I have a couple books for you today. So, I try to be a champion for poetry, because it’s something that I love and I don’t think anyone should be intimidated by it. Just like with novels, there are going to be ones you like and ones you don’t, it’s just about exploring and finding what you like. Saying you don’t like poetry is like saying you don’t like books, I think you just haven’t found the one you like yet. I think this boils down to how you are taught to read poetry. When you are taught to read stories, you are taught first to love stories. To tell them yourself, to appreciate what’s beautiful about them. But poetry is billed as complex, something to be studied and taken apart line by line. I hate this about the way we think about poetry. Most of the time, that is not why the author wrote the poem. It is just another way of telling a story.
So that’s why I want to recommend Yusef Komunyakaa’s book Neon Vernacular, a collection of his poetry that spans his entire career. Look, this might not be the book for your. And honestly, the last half of the book was not for me. But I can still recommend this book because the first few sections and the first couple dozen poems are stunning. I mean, beyond amazing. I reviewed this book originally for a class and I just… I don’t know. How do you describe the way a good poem makes you feel? It makes your heart catch in your chest. That’s how I feel about many of the poems in Neon Vernacular. That’s the other benefit of poetry, if something doesn’t light your fire, there’s another poem on the next page.
So, I’m feeling ambitious this morning. I’ve given you a poetry book you need to read, now how about a comic? What I want to tell you about is not a graphic novel, because it is a series of comics based on Joe Sacco’s real travels to parts of the world that you and I only hear about on the news. Joe Sacco is a journalist whose chosen medium is the comic. I have read two of his books and both impressed me immensely. They are Palestine and Safe Area Gorazde. It’s easy to watch a conflict on the news and take a side, without remembering that there are humans on both sides of the fight. Palestine and Safe Area Gorazde humanize complex conflicts in modern history. What I like best about these graphic memoirs is that Sacco is often very aware of his own biases and works diligently against them. Especially in Palestine, where Sacco readily admits his own prejudices at the beginning of the book, we get to witness his change in perspective and that simultaneously alters our perspective. I can’t recommend these two books enough.
Okay, I was trying to decide if I was going to keep this post going and recommend even more, and these are all the books that I wish I could write another post on and there are more of them. So you know, I’m just going to keep recommending. I don’t read a lot of middle grade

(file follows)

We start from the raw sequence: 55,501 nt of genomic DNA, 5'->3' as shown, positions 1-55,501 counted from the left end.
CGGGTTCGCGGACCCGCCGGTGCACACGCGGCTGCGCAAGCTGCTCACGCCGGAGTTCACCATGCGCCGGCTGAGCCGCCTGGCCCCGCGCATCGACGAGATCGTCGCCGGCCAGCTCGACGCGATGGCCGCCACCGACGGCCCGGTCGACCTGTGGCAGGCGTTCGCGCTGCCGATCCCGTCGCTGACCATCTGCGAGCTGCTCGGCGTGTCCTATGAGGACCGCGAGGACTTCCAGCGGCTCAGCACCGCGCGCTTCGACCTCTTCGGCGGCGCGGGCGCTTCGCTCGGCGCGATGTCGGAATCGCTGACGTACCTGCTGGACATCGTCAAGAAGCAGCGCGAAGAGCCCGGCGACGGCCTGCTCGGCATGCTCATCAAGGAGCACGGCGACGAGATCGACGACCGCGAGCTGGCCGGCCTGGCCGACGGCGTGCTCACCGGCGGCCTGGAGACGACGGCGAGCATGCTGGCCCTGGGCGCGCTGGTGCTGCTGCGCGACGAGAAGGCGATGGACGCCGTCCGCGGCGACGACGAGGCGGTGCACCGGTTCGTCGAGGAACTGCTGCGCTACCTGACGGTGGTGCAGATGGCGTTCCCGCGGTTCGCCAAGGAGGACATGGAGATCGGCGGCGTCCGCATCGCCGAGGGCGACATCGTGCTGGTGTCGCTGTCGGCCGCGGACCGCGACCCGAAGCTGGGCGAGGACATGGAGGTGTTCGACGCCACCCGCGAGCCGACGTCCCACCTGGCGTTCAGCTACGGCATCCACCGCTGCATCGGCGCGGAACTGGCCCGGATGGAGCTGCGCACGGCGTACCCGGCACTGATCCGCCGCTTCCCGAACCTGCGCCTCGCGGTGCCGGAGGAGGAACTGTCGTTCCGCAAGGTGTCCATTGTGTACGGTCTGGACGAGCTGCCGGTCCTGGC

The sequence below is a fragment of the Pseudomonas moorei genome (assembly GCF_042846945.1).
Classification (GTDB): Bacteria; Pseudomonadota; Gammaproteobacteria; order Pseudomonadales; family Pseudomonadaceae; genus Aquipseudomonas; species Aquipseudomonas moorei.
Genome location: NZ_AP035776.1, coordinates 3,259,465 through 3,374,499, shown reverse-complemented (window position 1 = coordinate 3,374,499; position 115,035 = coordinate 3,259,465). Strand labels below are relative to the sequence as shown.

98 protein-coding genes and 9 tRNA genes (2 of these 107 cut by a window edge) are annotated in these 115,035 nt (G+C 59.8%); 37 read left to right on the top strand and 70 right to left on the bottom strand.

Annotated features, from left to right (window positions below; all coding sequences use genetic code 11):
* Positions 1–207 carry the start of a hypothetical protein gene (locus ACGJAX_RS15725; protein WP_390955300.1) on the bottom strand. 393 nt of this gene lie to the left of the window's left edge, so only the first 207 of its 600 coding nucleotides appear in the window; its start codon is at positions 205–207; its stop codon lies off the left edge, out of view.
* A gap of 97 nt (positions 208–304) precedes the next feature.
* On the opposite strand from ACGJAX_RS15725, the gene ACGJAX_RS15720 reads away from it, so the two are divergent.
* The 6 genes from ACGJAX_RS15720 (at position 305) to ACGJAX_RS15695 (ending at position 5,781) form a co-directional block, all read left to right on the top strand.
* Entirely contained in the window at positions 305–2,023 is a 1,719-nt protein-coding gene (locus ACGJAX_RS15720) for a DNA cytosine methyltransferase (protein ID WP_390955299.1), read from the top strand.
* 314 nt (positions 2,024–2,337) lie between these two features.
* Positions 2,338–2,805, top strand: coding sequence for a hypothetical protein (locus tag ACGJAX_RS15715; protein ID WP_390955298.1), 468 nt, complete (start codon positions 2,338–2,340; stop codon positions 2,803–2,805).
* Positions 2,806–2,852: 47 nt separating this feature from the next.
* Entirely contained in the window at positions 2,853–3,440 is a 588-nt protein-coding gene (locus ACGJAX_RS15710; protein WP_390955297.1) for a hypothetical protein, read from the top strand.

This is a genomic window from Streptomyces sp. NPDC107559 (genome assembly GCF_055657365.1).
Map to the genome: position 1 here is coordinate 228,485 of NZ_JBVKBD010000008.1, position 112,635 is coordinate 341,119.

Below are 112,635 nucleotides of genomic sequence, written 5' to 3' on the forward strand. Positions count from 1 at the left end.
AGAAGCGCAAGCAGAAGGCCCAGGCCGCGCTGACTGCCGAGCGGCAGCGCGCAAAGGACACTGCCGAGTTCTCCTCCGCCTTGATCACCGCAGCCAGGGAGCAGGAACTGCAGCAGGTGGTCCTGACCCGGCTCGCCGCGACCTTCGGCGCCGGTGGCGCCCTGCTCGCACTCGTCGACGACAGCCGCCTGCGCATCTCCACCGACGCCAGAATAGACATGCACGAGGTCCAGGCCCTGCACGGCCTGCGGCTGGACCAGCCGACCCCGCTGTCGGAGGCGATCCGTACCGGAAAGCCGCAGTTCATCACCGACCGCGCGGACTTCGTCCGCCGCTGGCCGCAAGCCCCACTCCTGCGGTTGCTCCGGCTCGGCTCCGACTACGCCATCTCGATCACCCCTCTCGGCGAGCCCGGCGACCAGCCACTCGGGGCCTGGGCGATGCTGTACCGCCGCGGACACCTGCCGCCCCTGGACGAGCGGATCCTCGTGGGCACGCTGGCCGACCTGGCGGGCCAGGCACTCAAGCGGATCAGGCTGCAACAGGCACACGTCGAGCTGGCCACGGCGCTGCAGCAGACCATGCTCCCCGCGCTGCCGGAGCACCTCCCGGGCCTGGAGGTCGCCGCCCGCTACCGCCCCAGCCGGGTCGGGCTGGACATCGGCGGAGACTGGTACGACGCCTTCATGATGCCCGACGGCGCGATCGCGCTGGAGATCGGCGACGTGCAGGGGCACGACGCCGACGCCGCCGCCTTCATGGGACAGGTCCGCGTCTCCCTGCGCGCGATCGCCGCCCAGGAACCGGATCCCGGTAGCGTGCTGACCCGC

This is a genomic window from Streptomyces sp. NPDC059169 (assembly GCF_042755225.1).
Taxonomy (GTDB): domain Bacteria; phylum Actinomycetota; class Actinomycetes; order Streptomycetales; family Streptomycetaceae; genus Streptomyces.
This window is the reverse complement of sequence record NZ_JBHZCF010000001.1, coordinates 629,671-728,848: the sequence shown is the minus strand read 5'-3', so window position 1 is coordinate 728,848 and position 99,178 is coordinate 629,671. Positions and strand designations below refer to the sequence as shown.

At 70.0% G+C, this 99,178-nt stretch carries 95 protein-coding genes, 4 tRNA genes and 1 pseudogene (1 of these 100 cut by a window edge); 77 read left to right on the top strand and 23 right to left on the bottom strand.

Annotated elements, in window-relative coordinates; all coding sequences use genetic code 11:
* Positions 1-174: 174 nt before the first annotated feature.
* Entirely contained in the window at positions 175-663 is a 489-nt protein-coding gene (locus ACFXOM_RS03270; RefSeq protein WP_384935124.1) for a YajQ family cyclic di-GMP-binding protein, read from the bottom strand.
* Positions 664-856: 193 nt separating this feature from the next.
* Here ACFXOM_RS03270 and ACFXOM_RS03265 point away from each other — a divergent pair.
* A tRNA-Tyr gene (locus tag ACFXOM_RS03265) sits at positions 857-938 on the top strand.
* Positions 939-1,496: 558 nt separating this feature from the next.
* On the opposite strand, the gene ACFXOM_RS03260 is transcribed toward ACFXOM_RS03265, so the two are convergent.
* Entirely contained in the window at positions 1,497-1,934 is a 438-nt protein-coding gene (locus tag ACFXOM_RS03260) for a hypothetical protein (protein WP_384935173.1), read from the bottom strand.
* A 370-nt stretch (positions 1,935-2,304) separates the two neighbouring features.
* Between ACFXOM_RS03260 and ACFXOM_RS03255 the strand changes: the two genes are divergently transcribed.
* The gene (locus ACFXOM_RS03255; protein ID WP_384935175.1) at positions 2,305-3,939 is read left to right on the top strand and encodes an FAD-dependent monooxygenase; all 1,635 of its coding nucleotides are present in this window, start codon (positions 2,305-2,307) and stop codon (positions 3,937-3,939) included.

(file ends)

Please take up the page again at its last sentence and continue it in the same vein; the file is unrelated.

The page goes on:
fiction, but when I do I almost always love it. (So why don’t I do that more often?) This year I read the middle grade fiction novel Looking for Bapu by Anjali Banerjee. This book is just… amazing. The narrator is smart, young Anu, who goes for a walk with his grandfather one morning and his grandfather has a heart attack and dies. Yes, it’s a very heavy topic for a MG novel, but at the same time, Looking for Bapu is told with such heart and humor. Just thinking about this book makes me happy, even though it reminds me of one of the saddest times in my own life. This book is perfect.
Next a YA book that I think everyone should read, but that has had minimal exposure on the blogs. I read and reviewed Evolution, Me and Other Freaks of Nature by Robin Brande, along with Fat Cat also by Robin Brande, and my goodness these books are amazing. Their young female narrators are just like you and me, unsure of themselves, but they make the decision to be brave and stand up for what they believe in, with novel-worthy results. I don’t think I can articulate any better than I did in my original review why I loved these books, so please head over there and read it.
Finally, I guess this post wouldn’t be complete if I didn’t make the complete rounds, so an adult novel that everyone needs to be reading: Under the Skin by Michel Faber. This book is not for everyone. In fact, it’s downright disturbing most of the time. But this book is one of the strangest, most unique books I have ever read. And… that’s about all I can tell you. You will spend every single page and every moment you are reading this book trying to understand and comprehend what is happening. But that’s not to say the book is especially challenging or inaccessible, it’s just that engrossing and strange. Really this novel is fabulous, but not for the squeamish. I honestly hope that doesn’t put you off, because Under the Skin might just become one of your favorites.
So… have I added to your TBR yet? I really hope so! Now I’m off to see what you have added to mine.